Texas job program shows unusually strong, lasting gains, study finds

Participants jumped from low-income jobs to middle-class careers, study says.

A new study finds that the model for a handful of workforce-training initiatives in Texas — including one in Austin — not only lifted low-income residents to middle-class careers, it also led to earnings advantages that expanded over time, making it perhaps the first job-training program in the country to show sustained increases.

According to the study, the average annual income for people who completed the Project Quest program in San Antonio rose to roughly $38,000 in their sixth year after enrolling. Even those who started but didn’t complete the program saw their average annual earnings jump to $28,000, more than double their average $11,400 annual income before entering.

“Other programs have had large earnings impacts, but they haven’t taken people completely out of poverty into the middle class,” said Mark Elliott, a co-author of the study. “That is a stunning achievement.”

More unusual, though, was the growth of the income advantage they gained over a control group who qualified for Project Quest but weren’t enrolled.

Most comprehensive studies of job-training programs show that advantages gained by participants “dissipate after a couple years,” said Elliott, president of the New York-based Economic Mobility Corp. Participants in Project Quest, however, earned an average of $5,000 more than nonparticipants by year six, regardless of whether they completed the program.

“People have never seen anything like this,” he said. “Not only were the earnings impacts large and significant and sustained, they grew. They grew by $1,000 every year.”

Almost 75 percent of the Project Quest participants held year-round jobs in that sixth year, compared with 57 percent of the randomized control group. Participants reported far fewer financial difficulties, such as trouble paying rent or utility bills.

Project Quest served as a model for at least three nearly identical initiatives in Texas, including Capital IDEA in Austin. Elliott said results at those organizations almost certainly would match the successes found in this study.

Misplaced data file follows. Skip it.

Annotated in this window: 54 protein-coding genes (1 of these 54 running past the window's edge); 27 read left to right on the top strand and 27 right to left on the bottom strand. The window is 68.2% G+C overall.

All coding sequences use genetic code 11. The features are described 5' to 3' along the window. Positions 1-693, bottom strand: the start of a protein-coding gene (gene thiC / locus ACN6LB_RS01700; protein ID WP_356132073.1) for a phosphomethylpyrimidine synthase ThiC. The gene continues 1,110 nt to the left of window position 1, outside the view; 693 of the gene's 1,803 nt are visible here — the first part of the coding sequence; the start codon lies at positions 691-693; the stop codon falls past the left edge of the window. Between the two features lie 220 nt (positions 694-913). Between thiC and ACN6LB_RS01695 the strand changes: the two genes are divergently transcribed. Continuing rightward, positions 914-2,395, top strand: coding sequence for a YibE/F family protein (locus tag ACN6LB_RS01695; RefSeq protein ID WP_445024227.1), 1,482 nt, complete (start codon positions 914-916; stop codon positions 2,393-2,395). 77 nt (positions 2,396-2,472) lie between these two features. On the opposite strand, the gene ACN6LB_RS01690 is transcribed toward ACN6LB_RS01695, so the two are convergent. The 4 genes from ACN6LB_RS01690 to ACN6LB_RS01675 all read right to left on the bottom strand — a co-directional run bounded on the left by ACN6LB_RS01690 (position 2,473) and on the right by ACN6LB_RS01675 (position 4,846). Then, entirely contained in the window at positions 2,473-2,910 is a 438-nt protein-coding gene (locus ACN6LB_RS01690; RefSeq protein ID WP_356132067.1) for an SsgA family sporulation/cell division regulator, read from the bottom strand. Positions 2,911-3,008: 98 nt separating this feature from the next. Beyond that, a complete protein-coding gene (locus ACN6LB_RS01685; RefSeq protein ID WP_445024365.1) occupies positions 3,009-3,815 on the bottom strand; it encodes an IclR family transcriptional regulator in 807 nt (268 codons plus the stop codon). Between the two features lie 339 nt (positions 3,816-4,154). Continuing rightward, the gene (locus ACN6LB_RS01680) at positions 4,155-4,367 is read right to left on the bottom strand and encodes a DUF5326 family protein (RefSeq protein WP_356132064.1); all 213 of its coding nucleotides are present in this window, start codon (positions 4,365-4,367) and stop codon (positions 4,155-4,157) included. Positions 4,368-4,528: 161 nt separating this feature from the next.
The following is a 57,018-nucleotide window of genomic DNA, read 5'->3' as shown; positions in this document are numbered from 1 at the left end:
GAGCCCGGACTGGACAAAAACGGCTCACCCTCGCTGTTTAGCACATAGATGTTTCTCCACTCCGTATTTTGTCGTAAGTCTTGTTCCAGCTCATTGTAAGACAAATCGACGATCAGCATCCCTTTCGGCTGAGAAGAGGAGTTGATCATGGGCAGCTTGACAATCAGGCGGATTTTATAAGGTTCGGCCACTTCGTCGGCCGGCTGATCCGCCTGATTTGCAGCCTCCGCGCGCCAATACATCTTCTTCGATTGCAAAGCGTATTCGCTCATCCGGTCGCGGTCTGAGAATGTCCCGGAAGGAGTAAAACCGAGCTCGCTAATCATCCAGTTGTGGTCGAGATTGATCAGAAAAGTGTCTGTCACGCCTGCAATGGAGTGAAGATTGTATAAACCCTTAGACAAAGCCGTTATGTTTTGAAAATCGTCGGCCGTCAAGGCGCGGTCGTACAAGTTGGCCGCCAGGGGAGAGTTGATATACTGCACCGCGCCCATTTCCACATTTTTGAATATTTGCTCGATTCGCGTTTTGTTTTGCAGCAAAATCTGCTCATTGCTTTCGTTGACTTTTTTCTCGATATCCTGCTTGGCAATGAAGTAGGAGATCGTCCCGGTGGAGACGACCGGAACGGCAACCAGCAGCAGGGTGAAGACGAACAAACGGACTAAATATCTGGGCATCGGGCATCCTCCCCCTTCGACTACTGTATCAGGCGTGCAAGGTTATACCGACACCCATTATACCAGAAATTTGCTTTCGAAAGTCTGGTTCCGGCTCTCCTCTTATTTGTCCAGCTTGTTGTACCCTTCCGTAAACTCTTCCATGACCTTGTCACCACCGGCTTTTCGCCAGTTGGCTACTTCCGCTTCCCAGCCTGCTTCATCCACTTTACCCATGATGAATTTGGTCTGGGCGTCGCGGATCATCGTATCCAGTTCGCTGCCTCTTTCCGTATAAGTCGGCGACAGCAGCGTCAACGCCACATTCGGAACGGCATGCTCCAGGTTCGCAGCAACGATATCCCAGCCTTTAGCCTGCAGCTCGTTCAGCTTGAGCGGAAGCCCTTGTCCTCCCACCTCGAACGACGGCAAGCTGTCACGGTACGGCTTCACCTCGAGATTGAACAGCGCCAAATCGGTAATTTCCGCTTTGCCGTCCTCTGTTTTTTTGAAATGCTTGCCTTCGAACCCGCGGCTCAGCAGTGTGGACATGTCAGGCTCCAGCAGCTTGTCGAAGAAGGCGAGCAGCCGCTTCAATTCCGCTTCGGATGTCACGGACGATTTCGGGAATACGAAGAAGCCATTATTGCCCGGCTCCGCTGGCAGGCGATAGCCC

“To me, this is the best economic development program anywhere,” he said. “Employers are struggling to fill positions, and you’re training residents who are really unlikely to make it on their own to fill those positions.”

The findings come at a time when a relatively small pool of state funding for these and other effective job-training programs might be eliminated in the Legislature’s upcoming budget negotiations.

The House budget includes almost $4.6 million for the Texas Innovative Adult Career Education, or ACE, program, which is administered by Austin Community College. The Senate’s version would eliminate the ACE budget as part of its clampdown on certain higher-education expenses.

While the ACE program isn’t a large source of money for Capital IDEA, the state funding provides an important contribution for an initiative that makes large upfront investments in its participants, said Steve Jackobs, its executive director.

Capital IDEA received about $360,000 from the pool in 2016, while the Austin and Travis County governments contributed about half of the organization’s $4.9 million budget that year.

It and the other Quest-based programs cost more than most workforce initiatives because they provide robust support for their participants, assigning personal advisers to each one and covering many of their costs – from tuition and books, to transportation, to some unexpected personal expenses that might arise.

Capital IDEA spent about $4,900 a year on each person in its program last year, but the intensive approach led its 2016 graduates to jobs that paid an average of almost $40,000 a year — roughly four times the $10,500 average income they had before the program.

“You don’t turn someone into a middle-class taxpayer with a six-week course,” Jackobs said.

An earlier, less-rigorous study — now bolstered by Tuesday’s report — suggested Capital IDEA’s investments pay off for local taxpayers, too. Each public dollar that goes into the program will return $5.01 in tax receipts and avoided welfare costs over the next 20 years, according to the 2015 report by the University of Texas Ray Marshall Center for the Study of Human Resources.

“We had more than eight years of post-training results for Capital IDEA,” said Christopher King, a senior research scientist at the center. “We found that the same mobility pattern they found with Quest was holding up” in the seventh and eighth years as well.

The programs work more effectively over time for a few reasons, King said. First, they focus on growing, well-paid occupations that offer opportunities for advancement. A student who gets a nursing certification, for example, might go on to become a licensed practical nurse, a nursing supervisor or a nursing professor.

Second, Project Quest and its offshoots identify candidates who will commit to a rigorous program, and then they provide enough support services to make sure virtually all of them make it the whole way through.

The biggest bang for the buck comes from people who complete the program and receive a certification, King said.

“If you’re looking at someone making north of $38,000 per year for a family with a couple kids,” he said, “that’s economic self-sufficiency in San Antonio, or even here in Austin.”

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